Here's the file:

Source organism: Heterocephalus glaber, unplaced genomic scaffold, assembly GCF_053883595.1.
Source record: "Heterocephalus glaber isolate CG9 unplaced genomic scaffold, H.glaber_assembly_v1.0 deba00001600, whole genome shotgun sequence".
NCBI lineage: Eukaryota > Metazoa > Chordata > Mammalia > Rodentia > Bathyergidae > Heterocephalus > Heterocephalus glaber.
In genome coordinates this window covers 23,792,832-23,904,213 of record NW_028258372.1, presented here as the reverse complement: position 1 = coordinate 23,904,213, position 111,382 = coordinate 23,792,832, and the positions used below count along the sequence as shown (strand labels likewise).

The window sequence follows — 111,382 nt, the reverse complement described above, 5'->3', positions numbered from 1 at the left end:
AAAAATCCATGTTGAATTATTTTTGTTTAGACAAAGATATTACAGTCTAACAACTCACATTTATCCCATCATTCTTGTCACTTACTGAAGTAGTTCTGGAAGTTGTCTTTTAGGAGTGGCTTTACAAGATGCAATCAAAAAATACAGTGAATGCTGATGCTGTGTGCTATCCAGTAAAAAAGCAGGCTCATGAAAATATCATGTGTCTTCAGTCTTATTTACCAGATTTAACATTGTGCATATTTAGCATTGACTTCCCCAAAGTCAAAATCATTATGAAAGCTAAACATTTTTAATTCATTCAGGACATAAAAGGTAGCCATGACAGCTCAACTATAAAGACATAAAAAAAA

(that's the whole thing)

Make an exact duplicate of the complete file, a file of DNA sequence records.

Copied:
Source organism: Heterocephalus glaber, unplaced genomic scaffold, assembly GCF_053883595.1.
Source record: "Heterocephalus glaber isolate CG9 unplaced genomic scaffold, H.glaber_assembly_v1.0 deba00001600, whole genome shotgun sequence".
NCBI lineage: Eukaryota > Metazoa > Chordata > Mammalia > Rodentia > Bathyergidae > Heterocephalus > Heterocephalus glaber.
In genome coordinates this window covers 23,792,832-23,904,213 of record NW_028258372.1, presented here as the reverse complement: position 1 = coordinate 23,904,213, position 111,382 = coordinate 23,792,832, and the positions used below count along the sequence as shown (strand labels likewise).

The window sequence follows — 111,382 nt, the reverse complement described above, 5'->3', positions numbered from 1 at the left end:
AAAAATCCATGTTGAATTATTTTTGTTTAGACAAAGATATTACAGTCTAACAACTCACATTTATCCCATCATTCTTGTCACTTACTGAAGTAGTTCTGGAAGTTGTCTTTTAGGAGTGGCTTTACAAGATGCAATCAAAAAATACAGTGAATGCTGATGCTGTGTGCTATCCAGTAAAAAAGCAGGCTCATGAAAATATCATGTGTCTTCAGTCTTATTTACCAGATTTAACATTGTGCATATTTAGCATTGACTTCCCCAAAGTCAAAATCATTATGAAAGCTAAACATTTTTAATTCATTCAGGACATAAAAGGTAGCCATGACAGCTCAACTATAAAGACATAAAAAAAA